Public Policy Priorities

UNCF is the voice of minority students, parents and HBCUs—ensuring that their needs are at the top of the federal education policy agenda.

UNCF works in Washington and in communities across the country to ensure that a good education is available to every American. Our public policy work—keeping the needs of our students and the colleges and universities they attend front and center as laws are made—is one of the most important things we do. It may not make front-page headlines, but our efforts have helped to change the face of American education for more than seven decades.

Learn more about UNCF’s public policy priorities for the Trump Administration and the 115th Congress

Our Challenge

Since the enactment of the Higher Education Act (HEA) in 1965, federal postsecondary education programs and policies have increased opportunities for our students and member institutions. But there is much more to do. In 2014, only 22 percent of African Americans between the ages of 25 and 29 had earned a college degree—about half the rate for white Americans.

Disparity in college completion for African American and other students of color
Disparity in college completion for African American and other students of color

Increasing federal college assistance not only helps African American college students, it also helps our country and the economy as a whole, because college graduates earn more, save more and are employed more, making fewer demands on the public purse and paying more taxes.




Invest in HBCUs

Another top advocacy priority is securing a $130 million funding increase for the U.S. Department of Education’s Title III Strengthening HBCUs Program. HBCUs have played—and continue to play—an outsized role in helping greater numbers of minority youth obtain a college degree. However, the legacy of HBCUs has included a history of federal under-investment that must be corrected.  Learn more about the Title III Strengthening HBCUs Program.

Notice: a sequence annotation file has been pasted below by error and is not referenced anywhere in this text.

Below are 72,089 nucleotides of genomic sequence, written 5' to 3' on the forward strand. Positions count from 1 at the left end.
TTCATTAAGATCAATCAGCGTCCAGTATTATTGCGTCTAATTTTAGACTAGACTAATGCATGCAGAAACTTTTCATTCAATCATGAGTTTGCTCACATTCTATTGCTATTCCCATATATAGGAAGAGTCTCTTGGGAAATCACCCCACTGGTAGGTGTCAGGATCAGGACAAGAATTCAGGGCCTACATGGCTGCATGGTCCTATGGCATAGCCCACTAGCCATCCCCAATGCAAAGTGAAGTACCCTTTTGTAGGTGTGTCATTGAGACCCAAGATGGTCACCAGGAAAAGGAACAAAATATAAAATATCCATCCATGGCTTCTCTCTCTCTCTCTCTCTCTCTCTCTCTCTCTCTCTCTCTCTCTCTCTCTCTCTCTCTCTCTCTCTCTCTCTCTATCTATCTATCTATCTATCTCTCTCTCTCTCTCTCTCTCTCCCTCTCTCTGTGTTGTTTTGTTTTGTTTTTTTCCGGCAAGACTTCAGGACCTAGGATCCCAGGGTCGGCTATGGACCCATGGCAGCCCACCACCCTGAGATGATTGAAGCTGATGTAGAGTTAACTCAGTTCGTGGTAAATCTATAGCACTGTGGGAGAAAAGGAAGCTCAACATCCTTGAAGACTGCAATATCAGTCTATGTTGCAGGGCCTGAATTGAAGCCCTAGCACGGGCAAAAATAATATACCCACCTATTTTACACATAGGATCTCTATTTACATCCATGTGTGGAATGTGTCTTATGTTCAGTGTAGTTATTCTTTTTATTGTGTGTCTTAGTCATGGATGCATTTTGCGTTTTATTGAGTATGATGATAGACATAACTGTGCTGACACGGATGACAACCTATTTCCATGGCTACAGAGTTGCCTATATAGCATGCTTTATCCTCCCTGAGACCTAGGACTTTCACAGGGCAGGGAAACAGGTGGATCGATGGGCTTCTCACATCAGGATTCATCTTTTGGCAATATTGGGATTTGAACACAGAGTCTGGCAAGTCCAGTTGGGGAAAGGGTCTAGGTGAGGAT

Reauthorize the Higher Education Act

This year, Congress is working on reauthorizing the 1965 Higher Education Act (HEA), which establishes essential college assistance programs and policies such as Pell Grants and student loans. UNCF is working to enhance college access, affordability and attainment by simplifying an overly complex student aid system, restoring Pell Grant purchasing power, lowering interest charges on federal student loans and making income-based student loan repayment universal and automatic.  Learn more about UNCF’s HEA reauthorization priorities.

Oppose Institutional Risk-Sharing

The concept of “institutional risk-sharing”—penalizing colleges for student loan defaults—has gained currency as a way to improve student outcomes and control rising student loan debt. The goals are worthy but the means would be counter-productive. These legislative proposals would require financially-strapped HBCUs to make payments to the U.S. Department of Education when students do not repay their federal student loans. Risk-sharing would have a chilling effect on higher education access and completion for low-income, first-generation and minority students who face the greatest challenges to college attainment. Learn more about how risk-sharing could negatively impact HBCUs.

Fact Sheets

Comments, Letters and Testimony

Additional Resources